You’ve probably heard the phrase, “Don’t be so heavenly minded that you’re no earthly good.” The point being that as Christians, we don’t want to be so focused on Heaven and being holy that we aren’t of any help to those around us here on Earth.
Look through Colossians chapter three, and note verse two:
“Set your mind on things above, not on things on the earth.”
The chapter talks about being made new by Christ. We no longer are in sin, but are made alive by Him. Therefore, we are to set our minds on things above; focus on Him and becoming more like Him. He is the one who molds us to be merciful, kind, humble, meek, longsuffering, bearing with each other, and forgiving; He makes us loving and gives us peace (3:12-15). We put off our old self, the self that lived for sin and was far away from Him — and put on the new self that He gives us through Christ’s sacrifice.
Looking at that list in Colossians, all those characteristics of God that He gives to us as He shapes us, tell me: How is that no earthly good? Unless we are made more like Christ, we will be no earthly good. Why? Jesus is the one who saves. Humanity bound by sin is not free in Christ. We need Christ to live; salvation comes through Him and Him alone. No person is without need of Christ — not one. If we are saved by Him and live as though being heavenly minded is no earthly good, we are deceiving ourselves. As we learn about God, as we are shaped to be more like Him, we present testimonies to a world that is perishing. We speak and act in ways that point back to Christ; people can look at us and see Christ.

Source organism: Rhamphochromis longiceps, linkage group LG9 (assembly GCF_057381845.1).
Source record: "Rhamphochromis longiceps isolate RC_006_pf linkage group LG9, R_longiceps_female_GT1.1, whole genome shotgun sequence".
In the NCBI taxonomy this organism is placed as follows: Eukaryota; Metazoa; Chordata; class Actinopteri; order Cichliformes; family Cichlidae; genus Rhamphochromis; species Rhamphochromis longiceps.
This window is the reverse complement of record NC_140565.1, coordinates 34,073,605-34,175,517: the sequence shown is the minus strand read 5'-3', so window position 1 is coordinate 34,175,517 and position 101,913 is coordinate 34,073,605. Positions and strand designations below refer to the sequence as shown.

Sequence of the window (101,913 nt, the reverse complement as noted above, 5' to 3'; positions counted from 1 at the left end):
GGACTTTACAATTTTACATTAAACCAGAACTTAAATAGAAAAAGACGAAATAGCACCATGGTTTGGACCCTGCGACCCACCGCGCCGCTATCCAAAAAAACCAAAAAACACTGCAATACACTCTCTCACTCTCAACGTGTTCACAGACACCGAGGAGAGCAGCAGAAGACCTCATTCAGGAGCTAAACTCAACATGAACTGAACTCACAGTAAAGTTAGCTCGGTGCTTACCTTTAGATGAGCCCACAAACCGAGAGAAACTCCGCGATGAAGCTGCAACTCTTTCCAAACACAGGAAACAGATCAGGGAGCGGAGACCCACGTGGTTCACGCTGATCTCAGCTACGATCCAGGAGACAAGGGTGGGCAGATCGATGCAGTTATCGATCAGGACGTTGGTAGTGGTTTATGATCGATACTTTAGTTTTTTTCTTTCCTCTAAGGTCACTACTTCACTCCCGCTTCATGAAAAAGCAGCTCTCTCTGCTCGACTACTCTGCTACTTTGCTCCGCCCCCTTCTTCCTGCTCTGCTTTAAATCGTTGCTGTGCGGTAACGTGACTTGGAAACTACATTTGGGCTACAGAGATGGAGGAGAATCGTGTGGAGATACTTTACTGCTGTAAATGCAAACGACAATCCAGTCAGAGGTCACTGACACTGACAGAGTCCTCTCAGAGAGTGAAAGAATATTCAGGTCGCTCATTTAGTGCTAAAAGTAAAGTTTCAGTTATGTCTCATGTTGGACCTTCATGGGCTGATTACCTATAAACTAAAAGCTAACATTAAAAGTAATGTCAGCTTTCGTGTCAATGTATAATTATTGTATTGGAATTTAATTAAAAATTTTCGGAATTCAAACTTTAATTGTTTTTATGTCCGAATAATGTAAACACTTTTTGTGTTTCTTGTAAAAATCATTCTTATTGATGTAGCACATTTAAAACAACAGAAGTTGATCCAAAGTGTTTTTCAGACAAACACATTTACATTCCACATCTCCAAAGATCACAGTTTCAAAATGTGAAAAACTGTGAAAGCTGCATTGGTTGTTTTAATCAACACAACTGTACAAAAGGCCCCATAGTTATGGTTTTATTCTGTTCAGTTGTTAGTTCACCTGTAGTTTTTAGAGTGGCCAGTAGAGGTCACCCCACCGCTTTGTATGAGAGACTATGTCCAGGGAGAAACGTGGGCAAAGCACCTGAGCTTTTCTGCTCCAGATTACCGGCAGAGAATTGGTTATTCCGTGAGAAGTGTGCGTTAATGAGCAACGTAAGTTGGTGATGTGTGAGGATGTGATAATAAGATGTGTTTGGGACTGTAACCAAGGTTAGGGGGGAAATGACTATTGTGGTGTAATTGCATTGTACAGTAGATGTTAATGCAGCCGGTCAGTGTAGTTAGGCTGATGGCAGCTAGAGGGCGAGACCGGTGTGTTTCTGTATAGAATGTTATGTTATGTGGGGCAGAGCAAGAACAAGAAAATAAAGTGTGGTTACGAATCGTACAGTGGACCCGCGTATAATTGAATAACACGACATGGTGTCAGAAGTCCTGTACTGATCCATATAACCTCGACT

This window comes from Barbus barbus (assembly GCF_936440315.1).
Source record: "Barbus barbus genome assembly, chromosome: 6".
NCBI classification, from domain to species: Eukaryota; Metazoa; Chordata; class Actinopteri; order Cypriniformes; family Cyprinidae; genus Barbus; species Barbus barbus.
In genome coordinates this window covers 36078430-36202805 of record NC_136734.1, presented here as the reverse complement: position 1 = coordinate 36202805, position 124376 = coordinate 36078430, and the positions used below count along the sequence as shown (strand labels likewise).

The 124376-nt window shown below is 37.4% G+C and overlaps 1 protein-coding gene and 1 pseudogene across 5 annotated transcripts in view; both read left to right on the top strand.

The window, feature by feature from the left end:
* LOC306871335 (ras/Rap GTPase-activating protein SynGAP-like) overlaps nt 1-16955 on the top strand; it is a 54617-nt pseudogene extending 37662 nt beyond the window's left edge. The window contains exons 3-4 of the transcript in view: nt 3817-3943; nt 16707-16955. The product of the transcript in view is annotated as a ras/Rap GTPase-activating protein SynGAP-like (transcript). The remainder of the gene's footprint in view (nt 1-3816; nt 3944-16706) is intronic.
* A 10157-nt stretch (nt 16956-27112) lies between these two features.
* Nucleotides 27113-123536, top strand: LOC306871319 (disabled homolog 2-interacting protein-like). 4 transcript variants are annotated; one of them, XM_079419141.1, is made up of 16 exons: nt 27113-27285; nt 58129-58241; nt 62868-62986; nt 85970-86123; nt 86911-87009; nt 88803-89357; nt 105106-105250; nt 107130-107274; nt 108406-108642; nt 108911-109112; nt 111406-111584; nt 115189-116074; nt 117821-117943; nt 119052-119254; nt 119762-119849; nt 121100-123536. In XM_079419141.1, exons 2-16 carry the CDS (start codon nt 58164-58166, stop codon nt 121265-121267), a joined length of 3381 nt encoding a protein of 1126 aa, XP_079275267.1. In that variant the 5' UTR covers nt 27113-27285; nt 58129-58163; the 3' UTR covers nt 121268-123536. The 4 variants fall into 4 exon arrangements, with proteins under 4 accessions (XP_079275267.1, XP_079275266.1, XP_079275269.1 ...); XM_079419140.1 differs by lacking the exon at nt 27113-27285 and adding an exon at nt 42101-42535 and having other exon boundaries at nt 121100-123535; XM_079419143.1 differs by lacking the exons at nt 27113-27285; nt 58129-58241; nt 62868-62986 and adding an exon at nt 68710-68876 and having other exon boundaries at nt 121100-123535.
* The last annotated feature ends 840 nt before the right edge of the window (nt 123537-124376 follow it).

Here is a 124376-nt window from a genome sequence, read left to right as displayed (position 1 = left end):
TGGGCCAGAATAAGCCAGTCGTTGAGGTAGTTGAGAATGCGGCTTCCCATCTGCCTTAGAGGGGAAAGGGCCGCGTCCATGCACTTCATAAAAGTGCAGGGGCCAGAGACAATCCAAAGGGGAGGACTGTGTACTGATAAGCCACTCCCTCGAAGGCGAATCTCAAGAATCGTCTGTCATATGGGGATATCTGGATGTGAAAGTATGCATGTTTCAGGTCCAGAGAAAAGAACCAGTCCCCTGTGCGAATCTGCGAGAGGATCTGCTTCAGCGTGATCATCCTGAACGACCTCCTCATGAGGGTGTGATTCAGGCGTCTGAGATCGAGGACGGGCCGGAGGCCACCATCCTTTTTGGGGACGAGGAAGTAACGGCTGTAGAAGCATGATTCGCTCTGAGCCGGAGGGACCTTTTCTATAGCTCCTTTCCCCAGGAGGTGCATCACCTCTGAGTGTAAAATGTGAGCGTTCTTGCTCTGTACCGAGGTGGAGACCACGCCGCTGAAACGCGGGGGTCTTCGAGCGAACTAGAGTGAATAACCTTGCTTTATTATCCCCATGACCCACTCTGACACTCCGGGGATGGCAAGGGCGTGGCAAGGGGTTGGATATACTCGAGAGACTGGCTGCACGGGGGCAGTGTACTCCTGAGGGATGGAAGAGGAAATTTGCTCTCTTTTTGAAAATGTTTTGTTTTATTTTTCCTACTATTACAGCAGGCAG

One side of the phrase’s argument has weight — being so heavenly minded that we become ‘holier than thou’ and miss ministering to the people around us because we’re so fixated on making ourselves the best we can be, since God requires perfection. Guess what? Perfection isn’t up to us. We can’t do it. That’s what Christ is for. His perfection is the only way we can be with God. This is by no means an excuse to continue in sin, but realize this: Perfection is not a requirement for Christ to be seen in a life. It’s amidst sin that He comes and saves, and it’s throughout a life that He refines and sharpens.
The truth is that focusing on Him and becoming more like Him brings much earthly good. It’s how people around us will see His power to change lives and heal, to break bonds and set free.
May we be so heavenly minded that we are the most earthly good.